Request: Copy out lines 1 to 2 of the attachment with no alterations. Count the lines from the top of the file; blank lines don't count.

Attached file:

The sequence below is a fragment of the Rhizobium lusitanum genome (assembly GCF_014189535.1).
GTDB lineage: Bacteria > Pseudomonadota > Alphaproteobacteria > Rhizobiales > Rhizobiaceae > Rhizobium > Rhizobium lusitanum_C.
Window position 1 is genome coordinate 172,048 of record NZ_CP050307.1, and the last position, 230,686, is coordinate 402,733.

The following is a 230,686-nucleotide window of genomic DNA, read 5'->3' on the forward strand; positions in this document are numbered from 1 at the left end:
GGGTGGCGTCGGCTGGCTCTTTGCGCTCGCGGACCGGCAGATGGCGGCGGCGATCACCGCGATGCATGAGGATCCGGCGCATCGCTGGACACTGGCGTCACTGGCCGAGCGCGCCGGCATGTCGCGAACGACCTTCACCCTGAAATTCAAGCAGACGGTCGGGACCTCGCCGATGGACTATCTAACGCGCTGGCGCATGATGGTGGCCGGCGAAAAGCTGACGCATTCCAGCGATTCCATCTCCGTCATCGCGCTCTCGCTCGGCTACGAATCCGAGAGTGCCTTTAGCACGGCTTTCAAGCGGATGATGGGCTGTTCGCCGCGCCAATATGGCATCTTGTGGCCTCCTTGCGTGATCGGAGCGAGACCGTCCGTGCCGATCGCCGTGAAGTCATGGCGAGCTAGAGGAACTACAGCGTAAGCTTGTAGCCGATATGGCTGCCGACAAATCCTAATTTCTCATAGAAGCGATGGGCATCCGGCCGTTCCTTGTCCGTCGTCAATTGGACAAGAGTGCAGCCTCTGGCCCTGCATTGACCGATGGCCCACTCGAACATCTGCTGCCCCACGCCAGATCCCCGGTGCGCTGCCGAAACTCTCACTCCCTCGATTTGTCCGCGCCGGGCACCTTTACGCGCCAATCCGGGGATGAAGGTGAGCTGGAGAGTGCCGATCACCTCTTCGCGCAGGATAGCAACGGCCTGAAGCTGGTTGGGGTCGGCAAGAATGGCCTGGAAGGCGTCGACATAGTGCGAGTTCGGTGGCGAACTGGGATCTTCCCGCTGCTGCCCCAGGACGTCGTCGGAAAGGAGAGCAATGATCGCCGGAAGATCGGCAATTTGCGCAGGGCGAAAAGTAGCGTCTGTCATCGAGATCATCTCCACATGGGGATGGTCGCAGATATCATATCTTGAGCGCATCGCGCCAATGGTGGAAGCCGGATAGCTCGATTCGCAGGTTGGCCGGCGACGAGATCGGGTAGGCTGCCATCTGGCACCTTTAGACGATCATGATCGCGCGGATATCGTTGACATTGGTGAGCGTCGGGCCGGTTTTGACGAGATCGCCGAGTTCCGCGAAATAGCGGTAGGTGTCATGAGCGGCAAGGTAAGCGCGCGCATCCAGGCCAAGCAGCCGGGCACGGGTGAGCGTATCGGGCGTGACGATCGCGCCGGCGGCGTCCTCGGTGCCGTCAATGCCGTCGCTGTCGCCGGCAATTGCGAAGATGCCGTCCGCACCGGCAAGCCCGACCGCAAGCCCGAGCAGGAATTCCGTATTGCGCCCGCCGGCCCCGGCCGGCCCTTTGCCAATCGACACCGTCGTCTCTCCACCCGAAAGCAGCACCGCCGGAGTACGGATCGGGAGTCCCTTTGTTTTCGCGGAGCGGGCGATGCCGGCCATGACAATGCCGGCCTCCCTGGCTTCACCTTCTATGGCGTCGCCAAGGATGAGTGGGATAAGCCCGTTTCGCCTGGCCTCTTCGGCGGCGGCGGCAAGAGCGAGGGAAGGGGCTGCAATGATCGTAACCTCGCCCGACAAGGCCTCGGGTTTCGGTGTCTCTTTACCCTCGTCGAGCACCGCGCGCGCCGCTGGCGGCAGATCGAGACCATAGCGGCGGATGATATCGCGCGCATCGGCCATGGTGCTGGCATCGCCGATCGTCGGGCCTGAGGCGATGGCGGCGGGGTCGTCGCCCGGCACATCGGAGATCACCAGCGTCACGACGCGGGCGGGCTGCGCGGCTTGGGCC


The sequence below is a fragment of the Rhizobium lusitanum genome (assembly GCF_014189535.1).
GTDB lineage: Bacteria > Pseudomonadota > Alphaproteobacteria > Rhizobiales > Rhizobiaceae > Rhizobium > Rhizobium lusitanum_C.